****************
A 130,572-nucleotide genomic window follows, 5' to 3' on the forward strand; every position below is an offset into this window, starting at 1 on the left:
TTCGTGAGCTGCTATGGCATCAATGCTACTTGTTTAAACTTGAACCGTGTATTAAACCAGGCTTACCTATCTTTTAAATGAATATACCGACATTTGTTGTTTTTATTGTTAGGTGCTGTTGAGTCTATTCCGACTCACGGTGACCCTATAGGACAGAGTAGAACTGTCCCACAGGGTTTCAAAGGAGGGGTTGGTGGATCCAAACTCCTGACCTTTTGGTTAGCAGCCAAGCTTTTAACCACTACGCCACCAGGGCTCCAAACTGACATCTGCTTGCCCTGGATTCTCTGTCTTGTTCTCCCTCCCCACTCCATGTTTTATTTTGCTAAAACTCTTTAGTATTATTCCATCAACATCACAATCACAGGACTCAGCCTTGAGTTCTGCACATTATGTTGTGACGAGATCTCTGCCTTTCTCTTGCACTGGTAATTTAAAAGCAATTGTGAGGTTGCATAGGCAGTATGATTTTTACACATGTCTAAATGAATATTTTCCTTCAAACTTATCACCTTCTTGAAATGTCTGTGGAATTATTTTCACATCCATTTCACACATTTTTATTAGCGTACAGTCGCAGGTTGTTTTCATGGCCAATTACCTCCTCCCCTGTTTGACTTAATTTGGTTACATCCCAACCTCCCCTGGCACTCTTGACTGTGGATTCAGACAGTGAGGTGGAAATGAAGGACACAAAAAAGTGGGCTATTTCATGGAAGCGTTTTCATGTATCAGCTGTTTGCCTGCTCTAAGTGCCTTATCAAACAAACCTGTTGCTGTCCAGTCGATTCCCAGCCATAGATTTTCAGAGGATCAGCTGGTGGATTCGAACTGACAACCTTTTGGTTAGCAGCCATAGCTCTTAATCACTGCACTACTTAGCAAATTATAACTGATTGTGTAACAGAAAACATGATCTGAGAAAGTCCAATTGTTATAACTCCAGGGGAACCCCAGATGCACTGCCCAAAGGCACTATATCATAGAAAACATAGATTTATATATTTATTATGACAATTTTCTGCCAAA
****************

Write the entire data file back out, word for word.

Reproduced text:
A 130,572-nucleotide genomic window follows, 5' to 3' on the forward strand; every position below is an offset into this window, starting at 1 on the left:
TTCGTGAGCTGCTATGGCATCAATGCTACTTGTTTAAACTTGAACCGTGTATTAAACCAGGCTTACCTATCTTTTAAATGAATATACCGACATTTGTTGTTTTTATTGTTAGGTGCTGTTGAGTCTATTCCGACTCACGGTGACCCTATAGGACAGAGTAGAACTGTCCCACAGGGTTTCAAAGGAGGGGTTGGTGGATCCAAACTCCTGACCTTTTGGTTAGCAGCCAAGCTTTTAACCACTACGCCACCAGGGCTCCAAACTGACATCTGCTTGCCCTGGATTCTCTGTCTTGTTCTCCCTCCCCACTCCATGTTTTATTTTGCTAAAACTCTTTAGTATTATTCCATCAACATCACAATCACAGGACTCAGCCTTGAGTTCTGCACATTATGTTGTGACGAGATCTCTGCCTTTCTCTTGCACTGGTAATTTAAAAGCAATTGTGAGGTTGCATAGGCAGTATGATTTTTACACATGTCTAAATGAATATTTTCCTTCAAACTTATCACCTTCTTGAAATGTCTGTGGAATTATTTTCACATCCATTTCACACATTTTTATTAGCGTACAGTCGCAGGTTGTTTTCATGGCCAATTACCTCCTCCCCTGTTTGACTTAATTTGGTTACATCCCAACCTCCCCTGGCACTCTTGACTGTGGATTCAGACAGTGAGGTGGAAATGAAGGACACAAAAAAGTGGGCTATTTCATGGAAGCGTTTTCATGTATCAGCTGTTTGCCTGCTCTAAGTGCCTTATCAAACAAACCTGTTGCTGTCCAGTCGATTCCCAGCCATAGATTTTCAGAGGATCAGCTGGTGGATTCGAACTGACAACCTTTTGGTTAGCAGCCATAGCTCTTAATCACTGCACTACTTAGCAAATTATAACTGATTGTGTAACAGAAAACATGATCTGAGAAAGTCCAATTGTTATAACTCCAGGGGAACCCCAGATGCACTGCCCAAAGGCACTATATCATAGAAAACATAGATTTATATATTTATTATGACAATTTTCTGCCAAA